Seth Pitts, Jr. (1754 – Aug. 22, 1846), and his younger brother, Shubael Pitts (1766-1849), were born in Taunton, Massachusetts, and both served in the Revolution. Their parents moved to Hallowell before 1781.
Seth married Elizabeth Lewis from Canton, Massachusetts. Shubael married twice, each time to one of midwife Martha Ballard’s assistants. His first wife was Parthenia Barton (1772- Sept. 4, 1794), from Vassalboro; an on-line history says Martha Ballard was “in attendance” at her death. On July 28, 1796, Shubael Pitts married Sally Cox or Cocks (born 1770).
Shubael made his living as a blacksmith, with his shop on the east side of Water Street, in Augusta. Sally “operated a boarding home for debtors in the same area,” the on-line history says.
When Augusta’s first militia company was established in 1796, Shubael Pitts was one of four captains, according to Kingsbury. (Another was Thomas Pitts, who was born too late to fight in the Revolution but was active in the War of 1812.)
The on-line history says Shubael and Sally are buried in Augusta’s Kling Cemetery (also called the Reed-Cony Cemetery, on the east side of West River Road [Route 104]). Parthenia is buried in Mount Vernon Cemetery (identified as “the old section” of Mount Hope Cemetery).
One of the veterans who spent his last years in Augusta had an unusual service record. Ephraim Leighton (January 1763 – March 15, 1851) first visited the area with his father, Benjamin Leighton, “when there were but three houses in Augusta,” according to Kingsbury. Coming from Edgecomb, they went on to Mount Vernon “by blazed trees” and settled there, Kingsbury wrote.
By May 1776, according to an on-line source, Ephraim was back in Edgecomb, because it was from there that, at the age of 11 (according to the source; 13, by this writer’s math), he enlisted in Captain Henry Tibbetts’ company in a Massachusetts regiment “and served as a waiter to Capt. Tibbetts.” He was discharged in November 1776, but despite his brief and not very military service he was later awarded a pension.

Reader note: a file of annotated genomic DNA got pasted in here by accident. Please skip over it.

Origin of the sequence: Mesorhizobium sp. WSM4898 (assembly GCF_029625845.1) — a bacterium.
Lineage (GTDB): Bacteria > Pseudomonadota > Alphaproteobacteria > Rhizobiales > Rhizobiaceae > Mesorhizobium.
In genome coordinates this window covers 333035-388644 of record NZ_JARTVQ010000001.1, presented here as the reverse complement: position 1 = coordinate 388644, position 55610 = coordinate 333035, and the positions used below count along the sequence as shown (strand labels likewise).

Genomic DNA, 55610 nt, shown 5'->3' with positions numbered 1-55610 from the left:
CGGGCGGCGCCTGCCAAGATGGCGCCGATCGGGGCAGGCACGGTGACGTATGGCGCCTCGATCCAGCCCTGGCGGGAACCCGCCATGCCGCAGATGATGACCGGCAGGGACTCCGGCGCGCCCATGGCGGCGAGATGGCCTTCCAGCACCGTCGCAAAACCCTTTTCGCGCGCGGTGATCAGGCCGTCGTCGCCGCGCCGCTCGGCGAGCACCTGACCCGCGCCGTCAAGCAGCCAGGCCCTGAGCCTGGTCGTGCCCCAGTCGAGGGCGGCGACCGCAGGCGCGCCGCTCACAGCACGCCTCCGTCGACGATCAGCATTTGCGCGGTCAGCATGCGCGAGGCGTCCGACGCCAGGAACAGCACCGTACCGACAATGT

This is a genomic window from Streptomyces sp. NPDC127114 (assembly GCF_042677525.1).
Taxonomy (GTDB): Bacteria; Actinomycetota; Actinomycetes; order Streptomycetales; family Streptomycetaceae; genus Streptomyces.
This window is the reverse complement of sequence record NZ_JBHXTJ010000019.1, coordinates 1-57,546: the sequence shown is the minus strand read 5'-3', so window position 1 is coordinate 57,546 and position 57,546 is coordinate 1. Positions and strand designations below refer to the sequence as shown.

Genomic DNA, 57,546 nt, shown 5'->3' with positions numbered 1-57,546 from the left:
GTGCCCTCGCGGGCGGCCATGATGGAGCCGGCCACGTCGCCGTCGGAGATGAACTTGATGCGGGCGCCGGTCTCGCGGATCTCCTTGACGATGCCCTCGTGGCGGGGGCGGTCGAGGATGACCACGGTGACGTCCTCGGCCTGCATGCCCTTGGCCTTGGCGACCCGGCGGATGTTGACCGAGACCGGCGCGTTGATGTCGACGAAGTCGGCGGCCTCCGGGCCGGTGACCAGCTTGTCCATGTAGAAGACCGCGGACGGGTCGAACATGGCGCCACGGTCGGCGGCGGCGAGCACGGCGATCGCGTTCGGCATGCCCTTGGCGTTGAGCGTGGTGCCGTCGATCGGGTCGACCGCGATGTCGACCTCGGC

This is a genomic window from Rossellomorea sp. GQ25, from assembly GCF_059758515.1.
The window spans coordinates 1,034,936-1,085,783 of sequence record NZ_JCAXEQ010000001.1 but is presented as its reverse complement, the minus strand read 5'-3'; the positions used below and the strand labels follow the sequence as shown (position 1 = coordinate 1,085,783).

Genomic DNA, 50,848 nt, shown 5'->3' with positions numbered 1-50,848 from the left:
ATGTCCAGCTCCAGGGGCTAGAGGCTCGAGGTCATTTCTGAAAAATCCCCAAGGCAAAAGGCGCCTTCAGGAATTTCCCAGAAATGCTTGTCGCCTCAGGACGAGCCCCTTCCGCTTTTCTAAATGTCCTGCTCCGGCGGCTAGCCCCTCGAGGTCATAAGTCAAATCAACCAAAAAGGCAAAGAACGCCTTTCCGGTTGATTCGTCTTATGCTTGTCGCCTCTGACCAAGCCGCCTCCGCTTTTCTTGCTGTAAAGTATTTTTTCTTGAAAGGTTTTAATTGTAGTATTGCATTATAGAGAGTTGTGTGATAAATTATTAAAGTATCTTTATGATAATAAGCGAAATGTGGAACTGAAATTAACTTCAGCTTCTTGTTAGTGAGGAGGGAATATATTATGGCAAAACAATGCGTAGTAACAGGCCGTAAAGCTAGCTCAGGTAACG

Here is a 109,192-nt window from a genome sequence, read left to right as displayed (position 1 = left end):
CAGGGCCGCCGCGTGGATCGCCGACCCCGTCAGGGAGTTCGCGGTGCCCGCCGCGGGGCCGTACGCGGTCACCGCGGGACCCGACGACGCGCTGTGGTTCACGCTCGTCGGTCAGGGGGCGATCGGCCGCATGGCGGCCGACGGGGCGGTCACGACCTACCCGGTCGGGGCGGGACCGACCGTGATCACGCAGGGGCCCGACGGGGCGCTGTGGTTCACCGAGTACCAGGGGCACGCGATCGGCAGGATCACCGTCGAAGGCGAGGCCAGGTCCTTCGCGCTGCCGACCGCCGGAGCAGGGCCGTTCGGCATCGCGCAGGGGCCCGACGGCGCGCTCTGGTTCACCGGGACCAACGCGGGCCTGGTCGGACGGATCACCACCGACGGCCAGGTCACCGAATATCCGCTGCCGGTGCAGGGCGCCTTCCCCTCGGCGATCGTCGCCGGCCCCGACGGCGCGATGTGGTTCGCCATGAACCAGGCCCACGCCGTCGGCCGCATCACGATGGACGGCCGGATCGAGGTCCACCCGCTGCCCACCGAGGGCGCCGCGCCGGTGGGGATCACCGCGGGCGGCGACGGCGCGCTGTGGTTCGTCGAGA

Leighton married Esther Tibbetts on Nov, 23, 1789, in Rome. He was a farmer in Rome and Mount Vernon, moved as far north as Parkman and after about 1813 lived in Augusta. He is buried in the city’s Mount Pleasant Cemetery.
John Chandler (Feb. 1, 1762 – Sept. 24 or 25, 1841) was another Revolutionary War veteran who came to Augusta late in life. Born in Epping, New Hampshire, third son of a blacksmith who died in 1776, in 1777, at age 15, he joined the Continental Army. He was captured by the British, escaped, was captured again in May 1779 and escaped in September. Returning to Epping, he promptly re-enlisted.
At some point he served at Fort Detroit, in what is now Detroit, Michigan, under future Secretary of War (in Thomas Jefferson’s administration) Henry Dearborn. Dearborn thought enough of the illiterate youngster to lend him money to buy a farm in Monmouth in the District of Maine, where Chandler and his wife Mary settled in 1784.
Wikipedia says “a local schoolmaster” educated Chandler. He became a successful blacksmith and prominent enough in town to be elected to the Massachusetts Senate (1803-1805) and the United States House of Representatives (March 1805 to March 1809).
Declining renomination, he became Kennebec County Sheriff in 1808 and in 1812 a major general in the Massachusetts militia. His story will continue with the history of the War of 1812.
Kingsbury, Henry D., ed., Illustrated History of Kennebec County Maine 1625-1892 (1892).
Nash, Charles Elventon, The History of Augusta (1904).
North, James W., The History of Augusta (1870).
Whittemore, Rev. Edwin Carey, Centennial History of Waterville 1802-1902 (1902).
CORRECTION: In a previous version of this article, artist Gilbert Stuart was misnamed Stuart Gilbert.